The Real Donald Trumpf Has Indeed Stood Up-- And It's President Gas!
In the music business there were people just as inherently dishonest, narcissistic and predatory Trumpf. I managed to avoid them. Because of the damn media's lust for ratings, Trump is impossible to avoid. I'm glad when he exposes and attacks them I remember how much they deserve it for imposing him on the rest of us. Yesterday, writing for the Daily Beast, Michael D'Antonio examined the origins of the exaggerations and the unverifiable boasts. In fact, he pins it on a NY Times reporter, long-forgotten Iowan Judy Klemesrud, who died, prematurely, 30 years and one month ago. She wrote in her Trumpf fawning puff piece in 1976 that "he looks ever so much like Robert Redford" and quoted his spurious claim that he was "worth $200 million" and possessed, more importantly, the mysterious quality he called "flair." A man with flair, said Trump, is "bound to be successful in New York." Thus began, writes D'Antonio, what might be called the longest-running publicity con of our time, highlighted by "his lifelong effort to exploit reporters who were happy to collude in promoting him as an exciting and important person on the flimsiest of evidence." D'Antonio wasn't impressed with Klemesrud's approach. I guess he would have liked to have had her say "hey everybody, the emperor has no clothes."
What wasn’t gold in Donald’s life she presented as glittery and glamorous. He had “dazzling white teeth.” He dated “slinky fashion models,” frequented the fanciest clubs, and dashed around the city in a Cadillac driven by a “gun-toting, laid-off New York City policeman who doubles as a body guard.” Why would a 30-year-old real estate promoter need an armed chauffer? Why would the driver reveal he was carrying a gun? Klemesrud never said, but the detail added a frisson of exciting danger to the portrait.
Reporting on a day in the life of Donald Trump, Klemesrud noted that he spent time on his car phone-- a true rarity of the day-- and earned commission of $140,000 (equivalent to $585,000 today) by helping a friend sell some property. The job required all of 20 minutes of his time. Donald claimed to be shy about publicity and personally conservative. But he dressed in a mod burgundy suit and a white shirt with his initials-- DJT-- sewn into his cuff in matching colored thread. He wore patent leather shoes, also dyed burgundy, and invited the reporter and a photographer to tour his posh apartment. [Today his creepy, smarmy son Eric is exactly like him.]
As a foundational document, the first newspaper account of Donald Trump’s life is a classic example of the showmanship and hype that would keep him in the public eye for decades to come. Most of the grand projects trumpeted in the article never came to pass. The $200 million fortune Trump claimed was actually built by his father. The slinky fashion models were never named. Klemesrud let Trump say he was of Swedish descent, when his family actually came from Germany and Scotland. And Trump’s connections to powerful politicians, observed as he dined at the swanky restaurant 21, were in fact the product of his father’s efforts.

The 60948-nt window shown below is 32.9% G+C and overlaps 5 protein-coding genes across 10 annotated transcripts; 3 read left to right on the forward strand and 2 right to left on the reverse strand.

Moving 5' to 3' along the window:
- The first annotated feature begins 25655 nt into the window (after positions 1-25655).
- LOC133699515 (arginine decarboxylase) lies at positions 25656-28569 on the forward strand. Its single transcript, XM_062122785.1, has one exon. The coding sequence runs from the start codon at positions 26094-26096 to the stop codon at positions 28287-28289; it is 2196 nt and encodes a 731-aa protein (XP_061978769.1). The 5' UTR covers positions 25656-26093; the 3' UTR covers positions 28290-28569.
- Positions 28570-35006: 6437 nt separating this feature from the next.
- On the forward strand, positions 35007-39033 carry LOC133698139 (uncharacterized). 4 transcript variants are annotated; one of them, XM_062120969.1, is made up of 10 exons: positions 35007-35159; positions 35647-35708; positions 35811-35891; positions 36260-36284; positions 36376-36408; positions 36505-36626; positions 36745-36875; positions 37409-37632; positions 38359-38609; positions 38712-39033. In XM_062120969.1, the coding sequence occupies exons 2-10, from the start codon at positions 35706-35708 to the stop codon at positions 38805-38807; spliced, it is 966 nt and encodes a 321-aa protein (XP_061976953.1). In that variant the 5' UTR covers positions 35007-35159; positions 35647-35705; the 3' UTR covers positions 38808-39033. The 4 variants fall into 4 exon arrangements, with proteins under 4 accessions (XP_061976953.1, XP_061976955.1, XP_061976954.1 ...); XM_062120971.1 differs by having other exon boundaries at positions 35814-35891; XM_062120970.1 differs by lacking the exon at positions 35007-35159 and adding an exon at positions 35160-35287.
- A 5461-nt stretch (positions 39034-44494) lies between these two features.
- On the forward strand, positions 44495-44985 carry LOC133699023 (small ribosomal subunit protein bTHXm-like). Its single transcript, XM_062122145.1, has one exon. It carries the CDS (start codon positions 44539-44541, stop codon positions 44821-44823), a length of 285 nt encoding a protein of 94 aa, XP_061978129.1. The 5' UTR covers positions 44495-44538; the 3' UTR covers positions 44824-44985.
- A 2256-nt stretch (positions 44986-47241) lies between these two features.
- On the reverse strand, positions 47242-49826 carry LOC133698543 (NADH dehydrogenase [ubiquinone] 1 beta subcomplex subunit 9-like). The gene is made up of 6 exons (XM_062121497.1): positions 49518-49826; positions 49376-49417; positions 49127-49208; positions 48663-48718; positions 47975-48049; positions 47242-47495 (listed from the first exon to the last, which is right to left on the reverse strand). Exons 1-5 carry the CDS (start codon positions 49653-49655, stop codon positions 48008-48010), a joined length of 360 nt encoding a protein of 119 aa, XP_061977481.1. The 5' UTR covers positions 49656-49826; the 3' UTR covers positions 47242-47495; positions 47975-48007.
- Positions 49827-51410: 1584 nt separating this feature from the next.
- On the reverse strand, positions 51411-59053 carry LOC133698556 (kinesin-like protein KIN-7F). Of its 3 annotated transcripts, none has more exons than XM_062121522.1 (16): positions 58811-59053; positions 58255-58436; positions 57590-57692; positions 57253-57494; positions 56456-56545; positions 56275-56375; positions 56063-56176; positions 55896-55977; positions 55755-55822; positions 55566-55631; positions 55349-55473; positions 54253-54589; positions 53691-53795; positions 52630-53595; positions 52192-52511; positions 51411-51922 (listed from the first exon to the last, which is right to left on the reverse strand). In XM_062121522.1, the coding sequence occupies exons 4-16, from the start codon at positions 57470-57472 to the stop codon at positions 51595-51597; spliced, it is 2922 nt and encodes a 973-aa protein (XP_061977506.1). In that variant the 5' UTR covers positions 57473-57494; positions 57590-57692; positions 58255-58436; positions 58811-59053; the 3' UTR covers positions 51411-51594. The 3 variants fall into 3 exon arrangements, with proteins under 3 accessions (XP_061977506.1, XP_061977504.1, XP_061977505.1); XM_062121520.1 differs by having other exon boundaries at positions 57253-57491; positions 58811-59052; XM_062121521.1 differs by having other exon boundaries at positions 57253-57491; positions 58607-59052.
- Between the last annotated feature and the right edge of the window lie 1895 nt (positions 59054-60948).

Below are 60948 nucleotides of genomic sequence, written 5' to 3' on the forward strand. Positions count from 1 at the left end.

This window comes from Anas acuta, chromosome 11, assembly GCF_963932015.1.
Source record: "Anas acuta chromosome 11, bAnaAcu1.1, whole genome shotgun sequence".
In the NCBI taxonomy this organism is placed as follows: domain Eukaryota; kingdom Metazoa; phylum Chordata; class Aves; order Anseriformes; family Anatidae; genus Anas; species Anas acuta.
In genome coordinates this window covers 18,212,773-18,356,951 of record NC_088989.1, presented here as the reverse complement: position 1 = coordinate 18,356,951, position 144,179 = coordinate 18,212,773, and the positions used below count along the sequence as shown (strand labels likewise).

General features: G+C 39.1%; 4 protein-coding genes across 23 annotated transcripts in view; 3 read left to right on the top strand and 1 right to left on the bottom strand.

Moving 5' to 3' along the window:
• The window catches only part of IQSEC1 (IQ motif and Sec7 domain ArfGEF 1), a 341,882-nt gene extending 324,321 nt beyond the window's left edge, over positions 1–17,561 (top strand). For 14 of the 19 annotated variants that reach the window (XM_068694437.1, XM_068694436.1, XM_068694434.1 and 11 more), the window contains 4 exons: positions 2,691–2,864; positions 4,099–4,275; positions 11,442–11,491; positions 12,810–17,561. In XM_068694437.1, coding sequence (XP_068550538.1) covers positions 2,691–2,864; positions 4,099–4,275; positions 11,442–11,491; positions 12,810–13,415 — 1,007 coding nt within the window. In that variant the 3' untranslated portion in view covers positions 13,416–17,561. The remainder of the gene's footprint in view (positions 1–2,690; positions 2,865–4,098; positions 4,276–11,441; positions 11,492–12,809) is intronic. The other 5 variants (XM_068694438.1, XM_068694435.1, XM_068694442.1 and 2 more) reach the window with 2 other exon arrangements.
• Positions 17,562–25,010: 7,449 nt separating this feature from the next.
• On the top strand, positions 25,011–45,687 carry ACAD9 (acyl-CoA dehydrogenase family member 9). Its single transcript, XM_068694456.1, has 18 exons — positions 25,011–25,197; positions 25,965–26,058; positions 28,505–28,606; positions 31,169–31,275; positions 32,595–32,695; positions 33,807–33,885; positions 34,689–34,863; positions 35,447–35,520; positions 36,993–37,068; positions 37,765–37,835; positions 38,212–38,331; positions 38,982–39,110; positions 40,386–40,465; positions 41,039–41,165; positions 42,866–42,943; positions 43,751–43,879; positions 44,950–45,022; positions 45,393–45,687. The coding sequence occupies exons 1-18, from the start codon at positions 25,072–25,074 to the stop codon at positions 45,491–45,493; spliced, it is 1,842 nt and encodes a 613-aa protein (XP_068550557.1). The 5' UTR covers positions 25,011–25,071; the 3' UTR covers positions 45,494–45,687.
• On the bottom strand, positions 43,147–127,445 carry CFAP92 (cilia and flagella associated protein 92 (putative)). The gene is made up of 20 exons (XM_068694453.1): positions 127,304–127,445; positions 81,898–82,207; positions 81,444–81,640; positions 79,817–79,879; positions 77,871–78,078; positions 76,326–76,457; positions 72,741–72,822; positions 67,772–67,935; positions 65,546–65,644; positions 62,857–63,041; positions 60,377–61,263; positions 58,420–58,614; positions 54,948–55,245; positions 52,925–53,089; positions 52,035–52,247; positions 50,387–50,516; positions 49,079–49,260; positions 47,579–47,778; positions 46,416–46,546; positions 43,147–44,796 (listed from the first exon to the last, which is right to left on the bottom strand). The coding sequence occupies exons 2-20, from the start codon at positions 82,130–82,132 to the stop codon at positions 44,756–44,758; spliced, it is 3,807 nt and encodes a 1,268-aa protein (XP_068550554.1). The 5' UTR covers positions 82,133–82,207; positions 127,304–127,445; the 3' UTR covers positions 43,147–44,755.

A masterpiece of shading, atmospherics, and unverified suggestions of greatness, the article gave Trump the Times’ imprimatur. He was, by virtue of gracing the paper’s pages, important. It led to a TV appearance where the host declared the unaccomplished Trump a rising young “mogul.” A torrent of articles and broadcast reports followed and became, as they accumulated, proof that Donald was a very important person. Along the way Trump began to achieve some real successes, including the renovation of the old Commodore Hotel and the construction of his garish Trump Tower. However most of his grandiose proposals including plans for the world’s tallest building, a huge convention center, and a football stadium, never got off the drawing board.
Remarkably, Trump got away with some obvious whoppers. He presented his first wife Ivana as an athlete who had competed in the Sapporo Olympics as a member of the Czech ski team. Apparently no one in the press discovered that Czechoslovakia hadn’t sent a team to the games. The deception remains on the public record to this day. Next came Trump’s use of fake personas—John Baron and John Miller—who told reporters things he couldn’t say himself. It was Baron who defended Trump against complaints over the destruction of artwork when he demolished an old department store. It was Miller who shared the news that a great many famous and beautiful women were interested in dating him.
If much of what Trump offered to reporters and TV presenters was manipulative and deceptive, they were often willing participants in the dance. His claims of stupendous wealth were impossible to verify but they gave Robin Leach something to offer viewers of his program, which was called Lifestyles of the Rich and Famous. When Trump claimed that members of the British family were inquiring about buying property from him, it didn’t matter that Buckingham Palace would never address such a statement. What mattered was the excitement tabloid readers might feel as they imagined seeing Princes Diana coming and going in Manhattan.